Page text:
a spa, a factory worker – are driven, by either despair or existential
recklessness, to commit acts of destruction against others and
A blistering fictionalized tale straight out of China, “A Touch of Sin” is at once monumental and human scale. A story of lives rocked by violence, it has the urgency of a screaming headline but one inscribed with visual lyricism, emotional weight and a belief in individual rights. You can feel the conviction of its director, Jia Zhang-ke — one of the few filmmakers of any nationality who weighs the impact of social and political shifts on people — in every shot. In “A Touch of Sin,” the world isn’t an amorphous backdrop, pretty scenery for private dramas, it is a stage on which men and women struggle to fulfill basic moral obligations, including recognizing one another’s humanity.Excerpt from Manohla Dargis at the NY Times located HERE
Image : NOTE: The below Blu-ray captures were taken directly from the Blu-ray disc.
A Touch of Sin arrives on Blu-ray from Kino. The film was shot on HD (Arri Alexa) and it shows a bit of softness in-motion - as this production format frequently does. The more-than 2-hour film is housed on a dual-layered disc with a very high bitrate. Generally the image is excellent - colors are extremely vibrant and detail impressively tight. It shows the strong visual benefits of this versatile format. The aspect ratio is 2.4:1. Contrast exhibits healthy black levels. Daylight scenes are more impressive but there is no flaring or noise in the darker scenes. This Blu-ray frequently showcases depth and a pristinely clean and dynamic 1080P video presentation.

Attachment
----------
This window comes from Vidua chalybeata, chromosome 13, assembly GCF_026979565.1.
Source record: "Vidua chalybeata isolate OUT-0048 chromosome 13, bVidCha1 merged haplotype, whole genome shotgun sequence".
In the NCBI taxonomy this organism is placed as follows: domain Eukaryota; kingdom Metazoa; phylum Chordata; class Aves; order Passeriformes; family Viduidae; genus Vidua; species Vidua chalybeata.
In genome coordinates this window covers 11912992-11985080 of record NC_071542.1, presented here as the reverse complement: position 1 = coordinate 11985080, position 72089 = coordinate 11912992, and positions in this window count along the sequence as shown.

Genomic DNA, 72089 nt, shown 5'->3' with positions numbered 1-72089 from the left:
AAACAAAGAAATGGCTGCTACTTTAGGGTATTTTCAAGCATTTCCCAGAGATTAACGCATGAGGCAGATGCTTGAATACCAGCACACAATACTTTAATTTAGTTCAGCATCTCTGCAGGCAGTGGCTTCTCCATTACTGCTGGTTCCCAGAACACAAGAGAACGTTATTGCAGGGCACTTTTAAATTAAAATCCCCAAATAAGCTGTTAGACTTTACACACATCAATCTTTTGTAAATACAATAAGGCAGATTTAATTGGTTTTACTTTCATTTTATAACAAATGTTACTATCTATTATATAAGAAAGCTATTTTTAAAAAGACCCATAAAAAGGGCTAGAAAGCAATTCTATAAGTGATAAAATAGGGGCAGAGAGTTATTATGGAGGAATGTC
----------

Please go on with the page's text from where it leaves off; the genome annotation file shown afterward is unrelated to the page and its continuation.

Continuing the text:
The Arrow, (presently part of their Three Films by Jia Zhangke boxset with 24 City, reviewed HERE and Mountains May Depart) has a lower bitrate. may be the exact same as their 2014 transfer, and is slightly lighter than the Kino. The Kino nudges ahead but it's not a deal-breaker. The Arrow looks fine in-motion supporting the film's strong visuals and occasional bright colors. It looks good but the Kino colors are richer.
CLICK EACH BLU-RAY CAPTURE TO SEE ALL IMAGES IN FULL 1920X1080 RESOLUTION
More Blu-ray Captures